Health

Not All Saturated Fats Are the Same for Cardiovascular Health

After examining the association between saturated fat sources and cardiovascular health, researchers recommend higher consumption of staple foods of the Mediterranean diet such as fruits, vegetables and whole grains.

Mar. 7, 2019
By Mary West

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A study found the source of sat­u­rated fat can make a big dif­fer­ence in heart health. While fat from meat is linked to a higher car­dio­vas­cu­lar risk, dairy fat is asso­ci­ated with a lower risk.

The effect of fat on the heart depends on the number of carbon atoms con­tained within the fatty acid chains. While sat­u­rated fatty acids in meats have 16 or more carbon atoms, sat­u­rated fatty acids in dairy prod­ucts con­tain 14 or fewer carbon atoms.

Our analy­sis of the diets of large groups of indi­vid­u­als in two coun­tries over time shows that the type of sat­u­rated fats we con­sume could affect our car­dio­vas­cu­lar heath.- Ivonne Sluijs, lead researcher on the study

People who con­sume plant-based pro­tein and dairy prod­ucts typ­i­cally have a lower risk of a heart attack.

“Our analy­sis of the diets of large groups of indi­vid­u­als in two coun­tries over time shows that the type of sat­u­rated fats we con­sume could affect our car­dio­vas­cu­lar heath,” lead inves­ti­ga­tor Ivonne Sluijs, of the Julius Center for Health Sciences and Primary Care at the University Medical Center in Utrecht, Netherlands, said.

See more: Health News

The study exam­ined data from approx­i­mately 75,000 people in the U.K., Denmark, the U.S. and the Netherlands. Of these, nearly 3,500 indi­vid­u­als had a heart attack between the study’s onset and the follow-up 13 years later.

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In the U.S., sat­u­rated fat con­sump­tion comes largely from meat; but in Europe, sat­u­rated fat intake comes mostly from dairy prod­ucts.

Although fat con­sump­tion from meat sources was linked to a higher heart risk, fat from dairy foods was either inversely related to heart risk or had a neu­tral effect. The find­ings lend cre­dence to the theory that the type of sat­u­rated fat con­sumed deter­mines the effect on the heart.

“We found that eating rel­a­tively little of the longer chained sat­u­rated fatty acids and con­sum­ing plant-based pro­teins instead was asso­ci­ated with a low­ered risk,” Sluijs said. “Substitution of those sat­u­rated fats with other energy sources such as car­bo­hy­drates did not affect the risk to develop myocar­dial infarc­tion.”

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In the 1960s, sat­u­rated fat was tied to high levels of bad cho­les­terol, or LDL, which is a risk factor for heart dis­ease. At this time, experts rec­om­mended restrict­ing sat­u­rated fat from all sources. However, because of incon­sis­tent results from stud­ies, the asso­ci­a­tion between sat­u­rated fat and heart dis­ease has been debated for years.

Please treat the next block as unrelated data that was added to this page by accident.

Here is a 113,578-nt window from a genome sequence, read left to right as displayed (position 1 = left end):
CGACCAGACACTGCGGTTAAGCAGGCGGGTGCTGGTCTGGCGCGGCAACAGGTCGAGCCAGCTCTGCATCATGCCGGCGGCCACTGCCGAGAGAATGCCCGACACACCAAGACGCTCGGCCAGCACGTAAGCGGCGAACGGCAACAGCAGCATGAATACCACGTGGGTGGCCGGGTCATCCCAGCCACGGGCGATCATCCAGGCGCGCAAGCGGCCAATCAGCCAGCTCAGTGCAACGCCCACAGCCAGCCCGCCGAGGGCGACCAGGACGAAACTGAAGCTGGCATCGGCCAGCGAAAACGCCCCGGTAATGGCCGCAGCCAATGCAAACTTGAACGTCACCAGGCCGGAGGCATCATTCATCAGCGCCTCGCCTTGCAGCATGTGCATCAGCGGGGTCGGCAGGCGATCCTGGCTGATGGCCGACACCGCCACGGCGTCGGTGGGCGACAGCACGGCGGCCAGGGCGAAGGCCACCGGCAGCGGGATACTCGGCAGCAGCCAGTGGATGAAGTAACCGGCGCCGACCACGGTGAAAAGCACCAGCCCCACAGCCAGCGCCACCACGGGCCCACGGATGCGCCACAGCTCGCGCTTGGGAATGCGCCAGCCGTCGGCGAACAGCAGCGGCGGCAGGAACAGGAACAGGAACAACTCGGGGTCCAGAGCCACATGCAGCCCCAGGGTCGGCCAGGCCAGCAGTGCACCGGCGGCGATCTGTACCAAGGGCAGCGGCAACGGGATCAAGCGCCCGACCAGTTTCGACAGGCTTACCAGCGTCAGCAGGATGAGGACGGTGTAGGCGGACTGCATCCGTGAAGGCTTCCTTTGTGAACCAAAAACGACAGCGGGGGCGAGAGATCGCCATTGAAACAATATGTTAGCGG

Recent research sug­gests the lack of con­sis­tency in results stems from the pos­si­bil­ity that varied types of sat­u­rated fat have dif­fer­ent effects on cho­les­terol and coro­nary heart dis­ease. Despite the find­ings in the cur­rent study that sup­port the pos­tu­la­tion, Sluijs and her research team advise cau­tion before chang­ing dietary guide­lines.

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In an accom­pa­ny­ing edi­to­r­ial, Jun Li and Qi Sun, of the Harvard T.H. Chan School of Public Health, Boston, Massachusetts, advo­cated con­sump­tion of a diet that involves a high intake of fruits and veg­eta­bles, as well as the replace­ment of refined grains with whole grains.

They also advised low­er­ing salt intake and lim­it­ing con­sump­tion of sugar, red meat and processed meat. Eating the Mediterranean diet, which fea­tures fruits, veg­eta­bles and whole grains, is a good way to follow these advi­sories. The study was pub­lished in the International Journal of Cardiology.

Kathy Gruver, a nat­ural health author, speaker and prac­ti­tioner, told Olive Oil Times that fol­low­ing the Mediterranean diet heeds both the advice of the study and the rec­om­men­da­tions from Harvard.

“The Mediterranean Diet, which con­sists of good fats in the form of fatty fish, nuts and olive oil, cer­tainly ful­fills the need of get­ting healthy fats in the diet,” she said. “So if you are being con­scious of the fats that you are con­sum­ing, chang­ing out lots of meat for olive oil and fish is ben­e­fi­cial. Also, lim­it­ing sugar is vastly impor­tant and sugar will actu­ally mess with cho­les­terol more than fat will.”

“Our health is a com­bi­na­tion of healthy diet, ratio­nal exer­cise and lucky genet­ics. Let’s con­trol what we can, which is the diet and exer­cise,” she added. “Consume as many good fats as you can. Avoid foods that are inflam­ma­tory or toxic and engage in reg­u­lar work­outs. These prac­tices can help stave off the effects from genet­ics that may be com­pletely out of our con­trol.”